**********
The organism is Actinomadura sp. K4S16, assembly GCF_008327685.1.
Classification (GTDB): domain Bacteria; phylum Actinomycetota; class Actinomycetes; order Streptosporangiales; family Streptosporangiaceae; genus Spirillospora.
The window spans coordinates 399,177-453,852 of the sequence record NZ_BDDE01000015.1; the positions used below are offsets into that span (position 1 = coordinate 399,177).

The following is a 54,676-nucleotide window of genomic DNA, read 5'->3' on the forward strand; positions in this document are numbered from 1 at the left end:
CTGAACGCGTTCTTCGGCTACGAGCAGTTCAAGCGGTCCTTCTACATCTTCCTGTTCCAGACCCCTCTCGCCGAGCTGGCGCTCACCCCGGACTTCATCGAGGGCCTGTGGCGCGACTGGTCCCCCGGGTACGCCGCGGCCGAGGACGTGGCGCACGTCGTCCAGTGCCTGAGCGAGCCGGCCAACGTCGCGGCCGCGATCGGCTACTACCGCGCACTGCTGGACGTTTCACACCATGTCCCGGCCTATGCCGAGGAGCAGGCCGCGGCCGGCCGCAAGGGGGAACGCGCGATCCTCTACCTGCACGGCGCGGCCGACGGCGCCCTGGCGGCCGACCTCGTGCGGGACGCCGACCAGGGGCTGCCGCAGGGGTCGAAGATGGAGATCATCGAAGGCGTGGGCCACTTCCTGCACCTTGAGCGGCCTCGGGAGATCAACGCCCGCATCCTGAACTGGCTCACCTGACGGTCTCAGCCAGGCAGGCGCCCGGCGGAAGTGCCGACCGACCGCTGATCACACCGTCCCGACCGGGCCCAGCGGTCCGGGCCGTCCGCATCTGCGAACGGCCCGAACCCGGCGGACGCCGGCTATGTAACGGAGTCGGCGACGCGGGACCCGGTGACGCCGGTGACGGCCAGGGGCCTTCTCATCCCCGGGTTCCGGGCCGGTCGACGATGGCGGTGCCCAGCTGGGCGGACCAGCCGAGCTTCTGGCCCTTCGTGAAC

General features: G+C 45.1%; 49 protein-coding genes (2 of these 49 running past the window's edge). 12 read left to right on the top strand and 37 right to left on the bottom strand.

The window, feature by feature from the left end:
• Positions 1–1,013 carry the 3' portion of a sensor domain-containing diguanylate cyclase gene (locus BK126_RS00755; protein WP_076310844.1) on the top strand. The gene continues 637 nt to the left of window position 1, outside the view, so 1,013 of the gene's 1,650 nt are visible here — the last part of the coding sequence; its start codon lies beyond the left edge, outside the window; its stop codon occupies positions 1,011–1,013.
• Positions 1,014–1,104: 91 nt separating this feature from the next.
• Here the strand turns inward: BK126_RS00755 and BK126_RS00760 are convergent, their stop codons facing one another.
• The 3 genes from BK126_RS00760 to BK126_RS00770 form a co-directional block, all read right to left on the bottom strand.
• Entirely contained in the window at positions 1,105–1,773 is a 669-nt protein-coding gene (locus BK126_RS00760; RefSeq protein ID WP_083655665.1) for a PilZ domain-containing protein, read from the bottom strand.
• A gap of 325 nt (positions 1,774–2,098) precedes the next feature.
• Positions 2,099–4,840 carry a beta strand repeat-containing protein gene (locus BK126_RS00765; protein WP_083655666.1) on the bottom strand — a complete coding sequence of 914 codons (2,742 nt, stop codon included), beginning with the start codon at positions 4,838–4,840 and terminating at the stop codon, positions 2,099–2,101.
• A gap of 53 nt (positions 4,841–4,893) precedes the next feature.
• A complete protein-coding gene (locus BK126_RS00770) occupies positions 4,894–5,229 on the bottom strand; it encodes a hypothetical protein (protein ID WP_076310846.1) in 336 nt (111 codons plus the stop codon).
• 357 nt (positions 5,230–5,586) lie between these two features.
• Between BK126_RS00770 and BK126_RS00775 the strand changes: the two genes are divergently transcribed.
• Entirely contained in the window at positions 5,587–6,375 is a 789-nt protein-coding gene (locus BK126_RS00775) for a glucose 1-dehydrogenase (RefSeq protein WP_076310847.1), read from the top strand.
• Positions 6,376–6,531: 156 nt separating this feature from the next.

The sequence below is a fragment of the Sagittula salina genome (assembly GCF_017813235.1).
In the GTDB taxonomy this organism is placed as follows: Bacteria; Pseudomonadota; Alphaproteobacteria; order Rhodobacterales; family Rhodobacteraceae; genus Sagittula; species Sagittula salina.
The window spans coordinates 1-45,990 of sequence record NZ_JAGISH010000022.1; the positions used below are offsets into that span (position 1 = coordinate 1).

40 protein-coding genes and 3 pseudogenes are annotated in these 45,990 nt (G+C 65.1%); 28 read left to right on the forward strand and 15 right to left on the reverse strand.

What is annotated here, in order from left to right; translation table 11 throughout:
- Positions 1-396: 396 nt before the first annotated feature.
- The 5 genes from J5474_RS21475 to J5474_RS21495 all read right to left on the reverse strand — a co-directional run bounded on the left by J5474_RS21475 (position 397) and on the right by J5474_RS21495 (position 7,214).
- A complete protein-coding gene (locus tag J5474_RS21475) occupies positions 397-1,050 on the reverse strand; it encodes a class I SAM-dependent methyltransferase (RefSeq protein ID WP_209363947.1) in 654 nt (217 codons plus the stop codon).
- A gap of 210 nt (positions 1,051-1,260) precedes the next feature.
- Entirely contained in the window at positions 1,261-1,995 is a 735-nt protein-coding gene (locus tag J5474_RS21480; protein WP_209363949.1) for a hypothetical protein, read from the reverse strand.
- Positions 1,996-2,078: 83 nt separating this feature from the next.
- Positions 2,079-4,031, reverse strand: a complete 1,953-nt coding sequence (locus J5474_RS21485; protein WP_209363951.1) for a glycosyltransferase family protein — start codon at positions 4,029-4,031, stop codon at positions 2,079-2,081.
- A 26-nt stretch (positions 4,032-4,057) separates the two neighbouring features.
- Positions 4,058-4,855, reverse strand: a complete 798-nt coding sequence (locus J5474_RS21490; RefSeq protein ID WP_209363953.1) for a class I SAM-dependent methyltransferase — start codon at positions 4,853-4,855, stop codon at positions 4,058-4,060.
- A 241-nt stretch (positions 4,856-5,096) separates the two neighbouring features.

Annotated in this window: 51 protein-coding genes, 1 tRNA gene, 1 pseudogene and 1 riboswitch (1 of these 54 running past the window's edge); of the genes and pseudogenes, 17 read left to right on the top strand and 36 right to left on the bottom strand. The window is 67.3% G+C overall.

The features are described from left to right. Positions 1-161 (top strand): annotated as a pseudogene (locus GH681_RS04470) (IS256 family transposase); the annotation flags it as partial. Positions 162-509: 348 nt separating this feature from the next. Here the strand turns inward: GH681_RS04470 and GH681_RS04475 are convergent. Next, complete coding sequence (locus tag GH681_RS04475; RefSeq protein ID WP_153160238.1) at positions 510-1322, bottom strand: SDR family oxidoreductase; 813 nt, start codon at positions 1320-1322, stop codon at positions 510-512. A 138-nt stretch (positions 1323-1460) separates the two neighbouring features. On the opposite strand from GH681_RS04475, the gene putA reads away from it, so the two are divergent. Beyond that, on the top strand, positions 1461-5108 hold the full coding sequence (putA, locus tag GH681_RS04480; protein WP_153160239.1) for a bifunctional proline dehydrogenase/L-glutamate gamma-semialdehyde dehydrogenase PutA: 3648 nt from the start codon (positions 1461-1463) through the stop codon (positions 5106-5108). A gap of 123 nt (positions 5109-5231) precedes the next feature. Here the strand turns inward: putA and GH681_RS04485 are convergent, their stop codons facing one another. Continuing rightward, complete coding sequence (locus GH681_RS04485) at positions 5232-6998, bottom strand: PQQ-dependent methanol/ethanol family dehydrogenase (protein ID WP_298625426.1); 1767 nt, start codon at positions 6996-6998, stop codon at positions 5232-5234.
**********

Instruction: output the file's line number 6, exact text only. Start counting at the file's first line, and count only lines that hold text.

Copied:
General features: G+C 45.1%; 49 protein-coding genes (2 of these 49 running past the window's edge). 12 read left to right on the top strand and 37 right to left on the bottom strand.